It was fitting that Allie Souza, the star three-sport athlete at Westhill High School, was selected Wednesday night as this year’s winner of the Allyson Rioux award.
After all, Souza was named after her.
Souza, who has been part of state championship softball and soccer teams at Westhill, where she also played basketball, was named as the 27th recipient of the Rioux award, which is given to the most outstanding senior female high school athlete in Stamford. Souza was selected over eight other finalists, according to Cheryl Tiscia, the president of the Allyson Rioux Memorial Foundation and Rioux’s sister.
“With Allie, what came across were the letter of recommendations,” Tiscia said. “I don’t know that I’ve ever read recommendations this powerful.”
Tiscia cited one from Dave Flower, the Vikings’ girls soccer coach, who referred to Souza as a “multi-generational personality” for her ability to work with freshmen on the field, then after a game talk to adults as equals.
Rioux, who was named to All-State teams in three sports at Westhill and went on to earn second team All-American honors playing for the University of Massachusetts softball team, died of a brain tumor in 1989 at the age of 27.
Souza, who is attending Yale next year, will receive a $5,000 scholarship.
Souza’s mother, Nancy, is a former teammate and close friend of Rioux’s, who thought enough to name her oldest child after her. Tiscia said that both Nancy Souza and the relative of another finalist did not take part in the decision process.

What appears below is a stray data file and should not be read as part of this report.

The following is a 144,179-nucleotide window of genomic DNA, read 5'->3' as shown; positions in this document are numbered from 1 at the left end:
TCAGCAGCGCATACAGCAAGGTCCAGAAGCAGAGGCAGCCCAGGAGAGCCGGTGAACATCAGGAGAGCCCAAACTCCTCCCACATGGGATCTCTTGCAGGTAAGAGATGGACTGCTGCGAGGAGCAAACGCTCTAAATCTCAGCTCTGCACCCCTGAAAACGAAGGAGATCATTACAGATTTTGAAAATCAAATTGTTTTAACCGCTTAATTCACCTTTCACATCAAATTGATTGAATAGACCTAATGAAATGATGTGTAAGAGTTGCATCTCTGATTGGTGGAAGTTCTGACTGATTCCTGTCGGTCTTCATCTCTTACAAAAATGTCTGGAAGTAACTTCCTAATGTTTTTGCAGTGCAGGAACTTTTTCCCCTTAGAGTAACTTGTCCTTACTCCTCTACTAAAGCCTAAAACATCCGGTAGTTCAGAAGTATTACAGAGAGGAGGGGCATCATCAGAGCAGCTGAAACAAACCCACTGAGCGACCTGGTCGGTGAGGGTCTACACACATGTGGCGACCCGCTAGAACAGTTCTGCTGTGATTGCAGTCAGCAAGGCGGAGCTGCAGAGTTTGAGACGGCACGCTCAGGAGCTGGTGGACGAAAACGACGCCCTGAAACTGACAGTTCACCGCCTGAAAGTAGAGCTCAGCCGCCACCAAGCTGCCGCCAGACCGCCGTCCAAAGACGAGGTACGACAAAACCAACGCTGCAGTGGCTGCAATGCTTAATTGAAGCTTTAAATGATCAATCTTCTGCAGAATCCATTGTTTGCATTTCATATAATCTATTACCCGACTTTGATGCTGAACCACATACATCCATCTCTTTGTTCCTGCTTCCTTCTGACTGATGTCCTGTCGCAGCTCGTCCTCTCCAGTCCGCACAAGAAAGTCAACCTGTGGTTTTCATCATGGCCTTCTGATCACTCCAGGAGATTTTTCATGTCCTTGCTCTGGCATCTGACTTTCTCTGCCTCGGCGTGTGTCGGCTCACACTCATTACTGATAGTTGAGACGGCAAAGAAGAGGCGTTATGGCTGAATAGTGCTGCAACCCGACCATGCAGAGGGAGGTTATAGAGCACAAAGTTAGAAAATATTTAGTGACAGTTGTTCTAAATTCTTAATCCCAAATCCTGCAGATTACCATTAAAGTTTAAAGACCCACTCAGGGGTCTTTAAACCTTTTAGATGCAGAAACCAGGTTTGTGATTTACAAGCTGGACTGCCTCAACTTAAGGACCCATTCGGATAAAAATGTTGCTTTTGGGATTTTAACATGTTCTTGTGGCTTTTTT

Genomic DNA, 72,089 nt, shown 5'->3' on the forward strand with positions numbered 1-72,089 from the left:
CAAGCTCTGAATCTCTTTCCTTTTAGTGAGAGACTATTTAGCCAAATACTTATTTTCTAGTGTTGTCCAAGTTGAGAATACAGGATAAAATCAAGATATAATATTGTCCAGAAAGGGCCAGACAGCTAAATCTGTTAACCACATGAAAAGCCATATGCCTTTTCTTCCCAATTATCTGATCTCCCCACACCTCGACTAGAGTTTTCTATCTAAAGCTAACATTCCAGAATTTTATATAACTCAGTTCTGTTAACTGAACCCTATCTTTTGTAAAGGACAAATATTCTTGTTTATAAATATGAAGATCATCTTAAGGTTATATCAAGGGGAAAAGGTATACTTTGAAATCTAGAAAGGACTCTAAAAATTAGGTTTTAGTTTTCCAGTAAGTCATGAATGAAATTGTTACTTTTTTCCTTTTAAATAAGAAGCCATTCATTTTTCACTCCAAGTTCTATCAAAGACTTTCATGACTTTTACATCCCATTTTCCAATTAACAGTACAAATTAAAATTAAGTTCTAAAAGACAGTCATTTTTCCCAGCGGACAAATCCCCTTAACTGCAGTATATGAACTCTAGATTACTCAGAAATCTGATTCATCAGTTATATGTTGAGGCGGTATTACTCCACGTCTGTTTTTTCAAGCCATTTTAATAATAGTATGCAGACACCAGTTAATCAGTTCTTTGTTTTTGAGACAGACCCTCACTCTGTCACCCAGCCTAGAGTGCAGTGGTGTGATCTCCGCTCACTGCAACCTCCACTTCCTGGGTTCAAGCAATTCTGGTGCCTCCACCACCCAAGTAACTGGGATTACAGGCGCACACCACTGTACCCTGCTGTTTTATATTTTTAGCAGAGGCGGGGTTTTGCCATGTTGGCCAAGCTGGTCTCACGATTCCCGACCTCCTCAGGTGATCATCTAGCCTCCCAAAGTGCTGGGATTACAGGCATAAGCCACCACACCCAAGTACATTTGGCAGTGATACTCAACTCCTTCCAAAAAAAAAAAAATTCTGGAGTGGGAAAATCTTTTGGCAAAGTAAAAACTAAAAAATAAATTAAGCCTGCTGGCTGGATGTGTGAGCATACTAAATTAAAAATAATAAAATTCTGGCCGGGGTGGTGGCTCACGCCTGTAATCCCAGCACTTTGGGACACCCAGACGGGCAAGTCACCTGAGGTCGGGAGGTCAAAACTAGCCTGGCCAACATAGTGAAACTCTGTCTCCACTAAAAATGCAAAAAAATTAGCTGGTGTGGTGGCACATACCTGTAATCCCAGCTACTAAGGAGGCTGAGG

“To take the subjectivity out of it we have a point system and we try to put ratings to these things,” Tiscia said.
Souza’s team ethic has been evident by her volunteering to play out of position in two sports. She filled the void in centerfield her entire career for the Vikings, though she is a natural shortstop, and earned league and state honors. She also played goalkeeper this past season for the soccer team.
“She was named after my sister and I remember when she was born,” Tiscia said. “I read through her essay and what her coaches said, and it reminded me of my sister. We’re very, very excited. My mother doesn’t say much but she was over the top. Allie has a special place in her heart for so many reasons. We feel we made the right decision.”
Souza emerged from one of the most talented classes of senior athletes in recent memory.
“It was a long night this year,” Tiscia said. “We had some really good candidates. It was probably the first time that out of the nine applicants, five of them were neck and neck. It was amazing.”
We will have a complete report in Friday’s edition of the Stamford Advocate, with comments from Souza.
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